Egypt court sentences 21 to death; Army deployed in Port Said after 22 killed in riots

74 people died in the soccer stadium disaster

Egyptian security officials say 22 people have been killed in riots sparked by death sentences given to nearly two dozen soccer fans convicted of violence after a game in Port Said last year.

The security officials say most were killed in assaults on the governor's office, courthouse and prison after the sentence was handed down during a trial outside Cairo. They say two policemen also were shot to death outside the city's main prison when angry relatives tried to storm the facility.

The military has been deployed to try and restore security.

The judge sentenced 21 people to death in connection with the Feb. 1, 2012, soccer melee that killed 74 fans of the Cairo-based Al-Ahly team.

The security officials spoke on condition of anonymity in line with regulations.

 

Earlier, an Egyptian court on Saturday sentenced to death 21 people found guilty of involvement in the Port Said soccer stadium disaster in which 74 people died last year.

 The ruling could help reduce prospects of fresh clashes on Egypt's turbulent streets. Soccer fans and families of those killed had threatened more violence if the punishments did not satisfy them, and many had demanded the accused be executed.

 The ruling followed nine deaths during protests nationwide  on Friday and early on Saturday, held to mark two years since Egypt's revolution forced strongman Hosni Mubarak from power and to accuse President Mohamed Mursi and his Islamist allies of reimposing authoritarian rule.  

 The judge, Sobhy Abdel Maguid, read out a list of 21 names "referred to the Mufti", a phrase used to denote a death verdict as all such sentences must be reviewed by Egypt's top religious authority.

 Seventy-three people have been charged with involvement in the Feb. 1, 2012 disaster at the end of a match between Cairo's Al Ahly and al-Masry, the local side.

 Spectators were crushed when panicked crowds tried to escape from the stadium after a post-match pitch invasion by supporters of al-Masry. Others fell or were thrown from terraces, witnesses said.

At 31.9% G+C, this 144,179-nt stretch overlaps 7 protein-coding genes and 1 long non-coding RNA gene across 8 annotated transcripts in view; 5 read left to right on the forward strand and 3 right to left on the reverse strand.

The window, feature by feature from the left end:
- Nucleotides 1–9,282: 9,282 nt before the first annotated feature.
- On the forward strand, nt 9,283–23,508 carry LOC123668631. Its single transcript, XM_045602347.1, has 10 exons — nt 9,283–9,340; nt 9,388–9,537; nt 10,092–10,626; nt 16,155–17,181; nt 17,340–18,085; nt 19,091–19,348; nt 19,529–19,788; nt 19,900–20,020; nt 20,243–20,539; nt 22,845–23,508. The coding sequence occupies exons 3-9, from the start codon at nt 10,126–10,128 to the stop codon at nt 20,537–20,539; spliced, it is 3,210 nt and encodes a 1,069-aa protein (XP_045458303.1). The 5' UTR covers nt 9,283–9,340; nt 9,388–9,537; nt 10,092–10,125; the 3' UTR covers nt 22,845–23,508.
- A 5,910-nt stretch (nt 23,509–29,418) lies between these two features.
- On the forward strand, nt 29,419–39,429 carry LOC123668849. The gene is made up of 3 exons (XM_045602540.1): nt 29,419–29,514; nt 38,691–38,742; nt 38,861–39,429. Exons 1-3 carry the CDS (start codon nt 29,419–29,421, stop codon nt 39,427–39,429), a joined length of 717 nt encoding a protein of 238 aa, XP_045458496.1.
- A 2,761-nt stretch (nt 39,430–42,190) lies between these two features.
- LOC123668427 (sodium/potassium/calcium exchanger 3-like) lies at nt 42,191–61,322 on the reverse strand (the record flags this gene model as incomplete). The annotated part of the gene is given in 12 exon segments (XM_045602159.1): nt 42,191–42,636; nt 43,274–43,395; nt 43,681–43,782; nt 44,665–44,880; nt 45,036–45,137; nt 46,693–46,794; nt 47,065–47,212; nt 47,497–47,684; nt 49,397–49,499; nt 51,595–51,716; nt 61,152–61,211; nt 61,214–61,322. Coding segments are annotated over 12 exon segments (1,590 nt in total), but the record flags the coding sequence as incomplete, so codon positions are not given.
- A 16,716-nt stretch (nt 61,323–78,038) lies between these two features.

Many of those who died were supporters of Al Ahly.

 The verdicts for others accused will be announced on March 9, said the judge, who had called for calm in the court before and during the reading of the ruling.

 In response to the sentences, supporters gathered at Al Ahly club in Cairo cheered. In the courtroom on the outskirts of Cairo, familes of victims clapped and some wept with emotion.

 "God is greatest" one shouted, while others held up pictures of the victims.

 People gathered near the Port Said prison where most of the suspects were held. State television reported the sound of gunshots and said police fired tear gas in the area.

Relatives of defendants sentenced to death over Egypt's deadliest football disaster on Saturday tried to storm the prison where they were being held, state television said.

The unrest erupted just minutes after an Egyptian court referred the convictions of 21 defendants to the country's top cleric the Grand Mufti for his final authorisation to carry out their death sentences, as is customary.

11 killed in Port Said

At least 11 people were killed in Port Said on Saturday in a rampage by protesters angry that a court had sentenced 21 people to death over a soccer stadium disaster that killed 74 last year.

 Armoured vehicles and military police were deployed on the streets of the Mediterranean city. The state news agency quoted a general as saying the military was sent to "establish calm and stability in Port Said and to protect public institutions".